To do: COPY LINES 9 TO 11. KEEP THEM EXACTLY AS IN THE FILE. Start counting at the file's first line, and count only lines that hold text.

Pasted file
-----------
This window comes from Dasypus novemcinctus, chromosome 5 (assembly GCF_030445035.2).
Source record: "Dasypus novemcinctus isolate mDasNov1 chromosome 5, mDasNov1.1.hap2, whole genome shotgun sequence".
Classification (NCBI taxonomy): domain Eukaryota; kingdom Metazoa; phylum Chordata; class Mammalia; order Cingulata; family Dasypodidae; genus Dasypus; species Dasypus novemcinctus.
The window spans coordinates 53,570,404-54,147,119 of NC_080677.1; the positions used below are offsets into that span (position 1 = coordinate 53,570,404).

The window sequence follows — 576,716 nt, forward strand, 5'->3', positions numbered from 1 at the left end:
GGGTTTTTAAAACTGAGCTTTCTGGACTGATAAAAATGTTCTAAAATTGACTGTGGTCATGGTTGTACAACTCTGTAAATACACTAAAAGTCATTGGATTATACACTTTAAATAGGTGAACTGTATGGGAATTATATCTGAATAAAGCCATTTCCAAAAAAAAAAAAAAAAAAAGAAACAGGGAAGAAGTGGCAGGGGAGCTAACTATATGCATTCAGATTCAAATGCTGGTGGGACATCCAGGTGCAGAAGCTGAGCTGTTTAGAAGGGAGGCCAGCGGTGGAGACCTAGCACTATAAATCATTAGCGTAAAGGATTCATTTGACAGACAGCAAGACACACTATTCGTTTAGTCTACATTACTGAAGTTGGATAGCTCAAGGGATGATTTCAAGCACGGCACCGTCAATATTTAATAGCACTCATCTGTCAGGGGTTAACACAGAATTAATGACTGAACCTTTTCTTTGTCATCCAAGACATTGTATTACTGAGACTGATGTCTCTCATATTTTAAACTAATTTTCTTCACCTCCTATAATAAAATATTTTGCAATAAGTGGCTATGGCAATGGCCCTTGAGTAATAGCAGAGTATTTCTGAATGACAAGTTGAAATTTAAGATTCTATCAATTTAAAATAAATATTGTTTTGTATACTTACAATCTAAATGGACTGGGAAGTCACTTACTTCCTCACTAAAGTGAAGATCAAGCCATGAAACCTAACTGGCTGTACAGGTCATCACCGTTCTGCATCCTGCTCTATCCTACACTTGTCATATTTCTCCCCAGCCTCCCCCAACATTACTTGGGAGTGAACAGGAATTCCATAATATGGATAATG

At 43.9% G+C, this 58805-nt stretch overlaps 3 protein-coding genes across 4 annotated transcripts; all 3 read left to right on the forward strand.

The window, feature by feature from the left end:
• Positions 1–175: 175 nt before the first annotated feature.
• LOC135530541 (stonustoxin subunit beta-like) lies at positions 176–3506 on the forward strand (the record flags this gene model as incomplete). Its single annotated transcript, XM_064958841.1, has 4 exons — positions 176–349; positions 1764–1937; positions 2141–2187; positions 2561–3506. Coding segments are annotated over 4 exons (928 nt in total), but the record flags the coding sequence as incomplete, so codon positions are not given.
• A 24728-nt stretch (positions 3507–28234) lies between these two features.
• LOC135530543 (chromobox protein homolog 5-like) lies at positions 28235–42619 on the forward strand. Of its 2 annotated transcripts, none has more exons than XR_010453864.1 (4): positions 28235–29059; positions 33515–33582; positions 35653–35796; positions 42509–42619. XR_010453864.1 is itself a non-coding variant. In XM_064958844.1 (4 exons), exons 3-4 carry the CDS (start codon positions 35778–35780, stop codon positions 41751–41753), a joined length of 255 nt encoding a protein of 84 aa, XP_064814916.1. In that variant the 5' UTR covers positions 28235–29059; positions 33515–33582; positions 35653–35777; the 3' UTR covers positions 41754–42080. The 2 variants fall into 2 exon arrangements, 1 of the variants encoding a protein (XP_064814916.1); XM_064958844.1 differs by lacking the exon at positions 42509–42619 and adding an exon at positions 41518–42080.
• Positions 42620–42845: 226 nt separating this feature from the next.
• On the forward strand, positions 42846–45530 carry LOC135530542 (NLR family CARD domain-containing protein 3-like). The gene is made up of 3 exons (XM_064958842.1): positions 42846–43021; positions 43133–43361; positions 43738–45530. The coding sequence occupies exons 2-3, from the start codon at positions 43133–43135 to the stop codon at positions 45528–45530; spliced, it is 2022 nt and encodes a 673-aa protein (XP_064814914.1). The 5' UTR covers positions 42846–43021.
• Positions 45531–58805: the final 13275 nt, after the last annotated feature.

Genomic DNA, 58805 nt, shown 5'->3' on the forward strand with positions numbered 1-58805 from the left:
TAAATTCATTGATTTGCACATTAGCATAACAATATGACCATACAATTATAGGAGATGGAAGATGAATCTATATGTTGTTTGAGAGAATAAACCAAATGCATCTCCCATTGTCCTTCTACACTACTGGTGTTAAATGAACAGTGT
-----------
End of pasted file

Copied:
• Positions 1–175: 175 nt before the first annotated feature.
• LOC135530541 (stonustoxin subunit beta-like) lies at positions 176–3506 on the forward strand (the record flags this gene model as incomplete). Its single annotated transcript, XM_064958841.1, has 4 exons — positions 176–349; positions 1764–1937; positions 2141–2187; positions 2561–3506. Coding segments are annotated over 4 exons (928 nt in total), but the record flags the coding sequence as incomplete, so codon positions are not given.
• A 24728-nt stretch (positions 3507–28234) lies between these two features.